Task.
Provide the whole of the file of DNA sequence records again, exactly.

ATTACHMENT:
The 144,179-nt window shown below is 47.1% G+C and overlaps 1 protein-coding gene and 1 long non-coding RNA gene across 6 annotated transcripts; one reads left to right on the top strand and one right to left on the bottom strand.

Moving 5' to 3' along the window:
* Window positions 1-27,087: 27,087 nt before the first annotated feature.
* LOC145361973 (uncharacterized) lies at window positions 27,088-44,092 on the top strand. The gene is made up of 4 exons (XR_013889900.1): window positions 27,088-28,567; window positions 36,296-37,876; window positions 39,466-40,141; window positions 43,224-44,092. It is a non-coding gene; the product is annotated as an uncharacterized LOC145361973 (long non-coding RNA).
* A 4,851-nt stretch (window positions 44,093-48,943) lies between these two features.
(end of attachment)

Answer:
The 144,179-nt window shown below is 47.1% G+C and overlaps 1 protein-coding gene and 1 long non-coding RNA gene across 6 annotated transcripts; one reads left to right on the top strand and one right to left on the bottom strand.

Moving 5' to 3' along the window:
* Window positions 1-27,087: 27,087 nt before the first annotated feature.
* LOC145361973 (uncharacterized) lies at window positions 27,088-44,092 on the top strand. The gene is made up of 4 exons (XR_013889900.1): window positions 27,088-28,567; window positions 36,296-37,876; window positions 39,466-40,141; window positions 43,224-44,092. It is a non-coding gene; the product is annotated as an uncharacterized LOC145361973 (long non-coding RNA).
* A 4,851-nt stretch (window positions 44,093-48,943) lies between these two features.